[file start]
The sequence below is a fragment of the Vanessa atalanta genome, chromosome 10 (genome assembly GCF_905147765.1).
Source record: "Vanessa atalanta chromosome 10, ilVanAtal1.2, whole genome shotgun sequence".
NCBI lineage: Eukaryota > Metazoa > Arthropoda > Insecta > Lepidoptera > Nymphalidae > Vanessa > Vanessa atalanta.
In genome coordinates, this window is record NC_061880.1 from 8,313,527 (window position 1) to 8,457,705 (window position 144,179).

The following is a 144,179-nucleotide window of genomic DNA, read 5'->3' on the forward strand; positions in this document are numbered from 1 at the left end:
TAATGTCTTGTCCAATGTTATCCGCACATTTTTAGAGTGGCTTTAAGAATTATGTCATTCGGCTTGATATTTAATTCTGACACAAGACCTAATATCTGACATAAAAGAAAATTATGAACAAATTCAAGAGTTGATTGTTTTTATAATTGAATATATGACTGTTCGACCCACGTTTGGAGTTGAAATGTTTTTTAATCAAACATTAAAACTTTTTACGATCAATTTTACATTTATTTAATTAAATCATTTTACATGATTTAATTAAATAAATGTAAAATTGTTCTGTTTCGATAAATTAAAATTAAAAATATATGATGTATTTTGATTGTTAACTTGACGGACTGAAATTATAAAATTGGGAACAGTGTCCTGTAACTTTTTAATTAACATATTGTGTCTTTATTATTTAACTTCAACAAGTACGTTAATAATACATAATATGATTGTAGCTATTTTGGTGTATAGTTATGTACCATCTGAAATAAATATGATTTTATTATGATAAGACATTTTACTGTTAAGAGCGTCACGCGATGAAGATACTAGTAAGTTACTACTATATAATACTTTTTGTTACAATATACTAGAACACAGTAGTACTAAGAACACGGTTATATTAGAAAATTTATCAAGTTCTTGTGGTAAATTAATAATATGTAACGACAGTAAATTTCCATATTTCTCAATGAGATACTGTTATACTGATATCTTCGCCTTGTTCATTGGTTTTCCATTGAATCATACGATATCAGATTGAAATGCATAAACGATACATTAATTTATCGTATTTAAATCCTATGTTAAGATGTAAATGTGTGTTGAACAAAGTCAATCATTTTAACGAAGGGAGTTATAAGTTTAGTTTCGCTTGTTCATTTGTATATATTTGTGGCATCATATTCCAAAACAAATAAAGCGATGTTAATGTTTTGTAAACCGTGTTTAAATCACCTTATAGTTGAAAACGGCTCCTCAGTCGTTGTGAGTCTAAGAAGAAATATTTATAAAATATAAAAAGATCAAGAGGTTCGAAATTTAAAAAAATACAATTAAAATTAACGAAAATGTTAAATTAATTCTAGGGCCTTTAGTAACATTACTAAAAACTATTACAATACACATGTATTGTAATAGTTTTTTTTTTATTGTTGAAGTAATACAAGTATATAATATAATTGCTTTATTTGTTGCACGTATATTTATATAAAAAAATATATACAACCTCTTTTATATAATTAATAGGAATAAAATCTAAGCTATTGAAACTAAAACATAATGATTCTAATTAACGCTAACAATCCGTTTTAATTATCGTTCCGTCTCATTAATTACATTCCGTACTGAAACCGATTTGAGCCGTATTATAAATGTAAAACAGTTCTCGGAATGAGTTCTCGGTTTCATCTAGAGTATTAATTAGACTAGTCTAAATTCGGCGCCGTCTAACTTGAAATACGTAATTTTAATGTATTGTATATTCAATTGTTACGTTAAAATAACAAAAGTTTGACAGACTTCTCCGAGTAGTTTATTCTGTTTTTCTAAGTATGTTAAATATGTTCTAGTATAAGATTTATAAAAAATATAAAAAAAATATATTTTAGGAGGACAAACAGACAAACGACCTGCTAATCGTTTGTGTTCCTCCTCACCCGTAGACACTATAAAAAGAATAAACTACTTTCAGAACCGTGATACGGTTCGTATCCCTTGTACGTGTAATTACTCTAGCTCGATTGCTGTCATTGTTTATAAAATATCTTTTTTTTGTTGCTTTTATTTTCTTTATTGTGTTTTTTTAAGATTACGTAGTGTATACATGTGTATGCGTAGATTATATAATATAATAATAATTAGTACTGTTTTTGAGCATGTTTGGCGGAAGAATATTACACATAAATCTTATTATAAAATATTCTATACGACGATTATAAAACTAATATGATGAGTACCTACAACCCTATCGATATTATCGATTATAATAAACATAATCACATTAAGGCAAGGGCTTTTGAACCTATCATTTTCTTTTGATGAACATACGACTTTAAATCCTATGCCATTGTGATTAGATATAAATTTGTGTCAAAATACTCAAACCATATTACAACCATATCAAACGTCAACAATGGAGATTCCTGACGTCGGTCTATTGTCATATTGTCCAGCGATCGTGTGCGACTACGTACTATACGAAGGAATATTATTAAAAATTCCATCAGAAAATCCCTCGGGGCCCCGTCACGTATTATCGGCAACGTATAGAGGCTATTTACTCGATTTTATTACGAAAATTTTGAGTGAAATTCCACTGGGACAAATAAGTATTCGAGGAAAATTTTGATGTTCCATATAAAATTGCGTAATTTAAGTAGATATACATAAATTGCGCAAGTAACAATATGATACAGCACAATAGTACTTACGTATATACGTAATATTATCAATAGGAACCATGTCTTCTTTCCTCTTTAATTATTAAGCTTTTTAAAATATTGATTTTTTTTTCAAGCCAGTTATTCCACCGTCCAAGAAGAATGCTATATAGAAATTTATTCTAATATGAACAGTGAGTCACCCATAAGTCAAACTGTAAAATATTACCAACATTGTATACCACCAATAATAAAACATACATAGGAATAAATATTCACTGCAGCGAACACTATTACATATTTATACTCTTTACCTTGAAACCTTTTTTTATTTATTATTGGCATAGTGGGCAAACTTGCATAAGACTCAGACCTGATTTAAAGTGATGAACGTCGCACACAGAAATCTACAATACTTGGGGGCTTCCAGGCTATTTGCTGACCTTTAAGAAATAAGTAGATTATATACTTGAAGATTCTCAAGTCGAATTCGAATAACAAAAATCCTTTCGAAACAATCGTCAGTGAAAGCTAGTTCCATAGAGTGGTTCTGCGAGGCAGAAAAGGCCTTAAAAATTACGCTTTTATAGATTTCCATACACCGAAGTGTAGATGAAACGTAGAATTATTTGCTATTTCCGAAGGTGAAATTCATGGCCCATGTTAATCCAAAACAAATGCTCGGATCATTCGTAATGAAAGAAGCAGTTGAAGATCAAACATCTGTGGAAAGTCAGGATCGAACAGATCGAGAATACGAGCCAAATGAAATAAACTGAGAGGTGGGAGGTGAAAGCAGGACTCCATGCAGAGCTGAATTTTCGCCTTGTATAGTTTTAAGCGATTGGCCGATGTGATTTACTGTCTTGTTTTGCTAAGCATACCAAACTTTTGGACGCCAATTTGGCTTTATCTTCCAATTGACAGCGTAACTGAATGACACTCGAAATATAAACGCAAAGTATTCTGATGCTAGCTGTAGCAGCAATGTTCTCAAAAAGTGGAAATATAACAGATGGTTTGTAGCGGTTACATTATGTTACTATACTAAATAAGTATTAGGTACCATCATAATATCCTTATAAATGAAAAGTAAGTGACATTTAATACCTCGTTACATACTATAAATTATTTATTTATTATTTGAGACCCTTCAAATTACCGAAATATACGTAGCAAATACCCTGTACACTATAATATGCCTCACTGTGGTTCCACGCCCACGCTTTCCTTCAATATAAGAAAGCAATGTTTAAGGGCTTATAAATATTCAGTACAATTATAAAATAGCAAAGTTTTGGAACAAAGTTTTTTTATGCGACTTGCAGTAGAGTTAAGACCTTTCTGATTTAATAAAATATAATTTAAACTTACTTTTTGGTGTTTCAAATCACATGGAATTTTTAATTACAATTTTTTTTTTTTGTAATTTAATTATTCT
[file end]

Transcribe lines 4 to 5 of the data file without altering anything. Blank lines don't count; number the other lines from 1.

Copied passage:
In genome coordinates, this window is record NC_061880.1 from 8,313,527 (window position 1) to 8,457,705 (window position 144,179).

The following is a 144,179-nucleotide window of genomic DNA, read 5'->3' on the forward strand; positions in this document are numbered from 1 at the left end: